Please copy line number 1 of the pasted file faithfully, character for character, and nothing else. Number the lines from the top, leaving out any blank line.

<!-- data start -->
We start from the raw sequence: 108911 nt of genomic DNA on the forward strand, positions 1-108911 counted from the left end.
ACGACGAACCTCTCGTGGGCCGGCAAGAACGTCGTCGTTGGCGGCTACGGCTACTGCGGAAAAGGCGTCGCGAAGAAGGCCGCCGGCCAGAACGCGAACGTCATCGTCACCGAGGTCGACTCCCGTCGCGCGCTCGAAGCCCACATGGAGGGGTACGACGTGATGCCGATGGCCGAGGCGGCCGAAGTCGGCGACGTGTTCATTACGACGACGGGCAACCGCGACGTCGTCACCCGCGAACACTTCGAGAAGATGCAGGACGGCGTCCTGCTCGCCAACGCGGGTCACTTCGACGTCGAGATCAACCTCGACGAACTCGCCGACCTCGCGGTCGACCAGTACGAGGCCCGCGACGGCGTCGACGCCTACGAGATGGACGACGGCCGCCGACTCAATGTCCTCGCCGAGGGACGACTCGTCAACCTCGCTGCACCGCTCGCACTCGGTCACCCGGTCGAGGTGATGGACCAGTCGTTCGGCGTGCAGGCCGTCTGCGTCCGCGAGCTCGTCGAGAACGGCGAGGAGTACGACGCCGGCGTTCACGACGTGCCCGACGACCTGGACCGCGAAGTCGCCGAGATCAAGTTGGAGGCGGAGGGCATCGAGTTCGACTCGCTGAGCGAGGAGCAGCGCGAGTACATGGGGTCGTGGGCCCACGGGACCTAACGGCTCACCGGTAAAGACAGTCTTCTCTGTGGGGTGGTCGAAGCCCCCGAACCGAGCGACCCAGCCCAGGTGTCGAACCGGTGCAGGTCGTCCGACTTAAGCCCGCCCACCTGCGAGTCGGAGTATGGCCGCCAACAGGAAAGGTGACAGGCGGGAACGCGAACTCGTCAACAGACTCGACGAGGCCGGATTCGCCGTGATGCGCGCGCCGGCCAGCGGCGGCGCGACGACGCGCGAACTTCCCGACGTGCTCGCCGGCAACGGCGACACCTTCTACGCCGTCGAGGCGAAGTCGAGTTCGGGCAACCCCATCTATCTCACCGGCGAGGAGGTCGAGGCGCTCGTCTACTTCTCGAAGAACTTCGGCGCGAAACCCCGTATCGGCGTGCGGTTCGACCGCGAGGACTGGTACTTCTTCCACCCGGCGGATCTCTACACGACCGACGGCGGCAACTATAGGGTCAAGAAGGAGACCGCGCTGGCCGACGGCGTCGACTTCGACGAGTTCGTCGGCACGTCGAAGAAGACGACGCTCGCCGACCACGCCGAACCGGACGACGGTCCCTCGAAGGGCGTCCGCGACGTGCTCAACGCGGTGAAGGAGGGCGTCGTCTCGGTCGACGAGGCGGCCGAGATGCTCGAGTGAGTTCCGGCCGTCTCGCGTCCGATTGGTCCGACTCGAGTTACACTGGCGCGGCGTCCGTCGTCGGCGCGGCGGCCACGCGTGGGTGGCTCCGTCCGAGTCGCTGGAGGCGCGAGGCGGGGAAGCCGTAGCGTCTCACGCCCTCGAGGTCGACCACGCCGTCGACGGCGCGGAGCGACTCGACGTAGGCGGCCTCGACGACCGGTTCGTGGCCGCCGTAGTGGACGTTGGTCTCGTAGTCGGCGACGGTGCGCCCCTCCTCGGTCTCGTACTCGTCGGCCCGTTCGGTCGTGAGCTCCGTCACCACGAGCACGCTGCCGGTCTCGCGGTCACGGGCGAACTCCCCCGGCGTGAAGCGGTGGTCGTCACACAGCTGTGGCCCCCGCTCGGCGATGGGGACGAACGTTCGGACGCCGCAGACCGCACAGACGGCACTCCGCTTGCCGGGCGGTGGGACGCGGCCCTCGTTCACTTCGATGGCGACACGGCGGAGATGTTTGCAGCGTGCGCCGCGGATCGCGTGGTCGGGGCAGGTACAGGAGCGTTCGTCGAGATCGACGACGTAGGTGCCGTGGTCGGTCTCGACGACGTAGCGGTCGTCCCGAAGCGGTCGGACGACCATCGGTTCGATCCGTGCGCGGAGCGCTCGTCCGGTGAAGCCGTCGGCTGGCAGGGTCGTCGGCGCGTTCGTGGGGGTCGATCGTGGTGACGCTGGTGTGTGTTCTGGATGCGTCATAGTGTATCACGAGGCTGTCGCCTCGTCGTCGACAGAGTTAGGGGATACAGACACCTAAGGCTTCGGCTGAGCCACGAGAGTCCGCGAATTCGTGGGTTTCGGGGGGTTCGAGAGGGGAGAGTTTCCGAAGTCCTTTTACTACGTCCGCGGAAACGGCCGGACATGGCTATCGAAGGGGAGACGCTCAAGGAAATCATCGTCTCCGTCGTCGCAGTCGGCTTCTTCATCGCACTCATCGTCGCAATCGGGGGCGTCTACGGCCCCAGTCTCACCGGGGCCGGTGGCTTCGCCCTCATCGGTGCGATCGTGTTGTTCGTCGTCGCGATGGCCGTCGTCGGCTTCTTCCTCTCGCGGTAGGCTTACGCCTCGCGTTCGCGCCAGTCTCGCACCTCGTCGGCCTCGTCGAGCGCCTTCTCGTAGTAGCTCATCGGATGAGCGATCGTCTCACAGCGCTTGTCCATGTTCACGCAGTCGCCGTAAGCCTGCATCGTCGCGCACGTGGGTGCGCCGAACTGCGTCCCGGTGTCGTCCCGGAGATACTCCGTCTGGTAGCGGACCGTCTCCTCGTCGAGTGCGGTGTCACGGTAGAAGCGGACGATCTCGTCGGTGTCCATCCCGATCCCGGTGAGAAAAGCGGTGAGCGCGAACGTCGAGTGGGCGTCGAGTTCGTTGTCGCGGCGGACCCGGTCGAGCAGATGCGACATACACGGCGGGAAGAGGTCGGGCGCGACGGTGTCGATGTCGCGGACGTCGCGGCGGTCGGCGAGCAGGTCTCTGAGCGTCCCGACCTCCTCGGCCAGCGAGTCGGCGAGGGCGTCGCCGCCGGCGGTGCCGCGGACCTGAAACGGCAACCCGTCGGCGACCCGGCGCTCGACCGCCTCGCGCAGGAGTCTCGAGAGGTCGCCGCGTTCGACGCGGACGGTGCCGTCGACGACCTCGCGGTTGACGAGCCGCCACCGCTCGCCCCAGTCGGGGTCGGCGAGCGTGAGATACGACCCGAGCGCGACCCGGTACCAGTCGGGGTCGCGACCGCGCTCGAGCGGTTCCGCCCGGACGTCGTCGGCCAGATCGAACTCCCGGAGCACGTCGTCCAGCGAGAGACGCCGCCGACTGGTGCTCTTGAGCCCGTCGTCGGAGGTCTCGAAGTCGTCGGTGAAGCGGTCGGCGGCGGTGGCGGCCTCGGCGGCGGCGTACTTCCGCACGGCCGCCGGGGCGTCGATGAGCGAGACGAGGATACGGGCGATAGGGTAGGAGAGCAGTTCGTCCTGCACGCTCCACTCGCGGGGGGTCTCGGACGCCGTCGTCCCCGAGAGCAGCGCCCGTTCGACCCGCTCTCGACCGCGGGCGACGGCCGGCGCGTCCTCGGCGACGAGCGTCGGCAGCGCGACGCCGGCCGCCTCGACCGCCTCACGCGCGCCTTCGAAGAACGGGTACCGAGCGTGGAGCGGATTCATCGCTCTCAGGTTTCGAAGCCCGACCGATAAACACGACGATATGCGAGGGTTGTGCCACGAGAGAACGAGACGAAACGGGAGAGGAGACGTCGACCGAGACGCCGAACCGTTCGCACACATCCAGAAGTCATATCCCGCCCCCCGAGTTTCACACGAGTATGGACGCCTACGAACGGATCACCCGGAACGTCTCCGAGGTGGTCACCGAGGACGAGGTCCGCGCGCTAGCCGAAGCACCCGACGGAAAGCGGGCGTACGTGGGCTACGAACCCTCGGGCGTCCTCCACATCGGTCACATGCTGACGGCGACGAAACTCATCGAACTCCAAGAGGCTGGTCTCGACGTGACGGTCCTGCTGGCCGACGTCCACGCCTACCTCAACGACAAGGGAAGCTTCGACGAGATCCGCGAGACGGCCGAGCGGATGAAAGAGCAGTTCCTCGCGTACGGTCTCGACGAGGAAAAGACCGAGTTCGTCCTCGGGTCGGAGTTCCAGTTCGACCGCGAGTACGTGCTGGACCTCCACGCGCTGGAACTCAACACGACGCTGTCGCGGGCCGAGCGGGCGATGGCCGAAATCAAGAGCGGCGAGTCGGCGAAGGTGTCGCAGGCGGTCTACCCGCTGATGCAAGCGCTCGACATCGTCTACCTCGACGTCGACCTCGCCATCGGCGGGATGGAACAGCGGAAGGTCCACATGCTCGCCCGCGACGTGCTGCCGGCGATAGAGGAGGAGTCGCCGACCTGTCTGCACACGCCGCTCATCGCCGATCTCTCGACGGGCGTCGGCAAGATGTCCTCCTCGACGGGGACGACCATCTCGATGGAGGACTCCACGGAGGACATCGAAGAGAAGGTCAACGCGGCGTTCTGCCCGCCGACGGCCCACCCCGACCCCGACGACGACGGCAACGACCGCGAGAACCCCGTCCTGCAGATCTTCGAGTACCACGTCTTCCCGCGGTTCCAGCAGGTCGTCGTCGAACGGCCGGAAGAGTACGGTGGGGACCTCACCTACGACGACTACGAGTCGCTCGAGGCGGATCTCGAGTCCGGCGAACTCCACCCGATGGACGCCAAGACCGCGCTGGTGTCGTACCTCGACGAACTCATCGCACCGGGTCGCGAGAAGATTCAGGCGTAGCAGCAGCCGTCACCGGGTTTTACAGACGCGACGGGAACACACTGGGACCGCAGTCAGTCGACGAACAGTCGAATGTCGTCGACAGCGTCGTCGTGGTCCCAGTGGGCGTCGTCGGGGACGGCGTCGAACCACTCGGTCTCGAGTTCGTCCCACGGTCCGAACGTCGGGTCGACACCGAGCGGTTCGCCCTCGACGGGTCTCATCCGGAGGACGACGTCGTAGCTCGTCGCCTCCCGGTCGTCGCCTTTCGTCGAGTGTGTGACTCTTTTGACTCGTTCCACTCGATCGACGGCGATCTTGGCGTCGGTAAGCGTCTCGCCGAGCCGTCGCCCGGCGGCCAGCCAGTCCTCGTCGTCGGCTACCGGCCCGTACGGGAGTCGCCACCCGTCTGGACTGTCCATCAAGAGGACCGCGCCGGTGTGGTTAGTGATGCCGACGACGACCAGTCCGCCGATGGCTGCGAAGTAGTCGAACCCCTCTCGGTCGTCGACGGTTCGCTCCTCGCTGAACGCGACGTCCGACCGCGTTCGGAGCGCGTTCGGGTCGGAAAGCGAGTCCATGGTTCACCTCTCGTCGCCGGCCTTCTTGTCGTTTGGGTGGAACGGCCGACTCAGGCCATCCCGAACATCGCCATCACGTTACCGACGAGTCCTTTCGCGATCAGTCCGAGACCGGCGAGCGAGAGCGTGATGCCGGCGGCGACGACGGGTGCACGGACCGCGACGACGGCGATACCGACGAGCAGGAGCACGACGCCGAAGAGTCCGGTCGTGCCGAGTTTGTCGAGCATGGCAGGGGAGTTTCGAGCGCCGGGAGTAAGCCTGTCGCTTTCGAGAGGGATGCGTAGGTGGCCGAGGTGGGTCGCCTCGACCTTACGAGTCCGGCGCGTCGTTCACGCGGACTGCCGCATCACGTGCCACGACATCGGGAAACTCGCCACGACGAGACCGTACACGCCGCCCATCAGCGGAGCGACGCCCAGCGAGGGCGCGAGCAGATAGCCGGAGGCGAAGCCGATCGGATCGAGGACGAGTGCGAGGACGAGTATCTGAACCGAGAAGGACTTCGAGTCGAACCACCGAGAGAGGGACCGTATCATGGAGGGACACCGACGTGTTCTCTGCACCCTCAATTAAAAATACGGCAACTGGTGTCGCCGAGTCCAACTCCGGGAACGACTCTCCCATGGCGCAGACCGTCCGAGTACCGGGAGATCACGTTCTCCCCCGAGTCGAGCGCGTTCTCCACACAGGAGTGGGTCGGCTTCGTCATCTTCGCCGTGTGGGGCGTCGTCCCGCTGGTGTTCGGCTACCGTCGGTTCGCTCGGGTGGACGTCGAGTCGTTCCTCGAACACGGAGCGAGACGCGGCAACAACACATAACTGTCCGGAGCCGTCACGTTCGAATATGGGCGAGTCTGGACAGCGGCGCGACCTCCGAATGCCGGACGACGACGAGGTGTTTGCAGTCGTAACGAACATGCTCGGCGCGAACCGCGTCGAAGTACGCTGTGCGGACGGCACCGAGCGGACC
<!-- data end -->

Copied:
We start from the raw sequence: 108911 nt of genomic DNA on the forward strand, positions 1-108911 counted from the left end.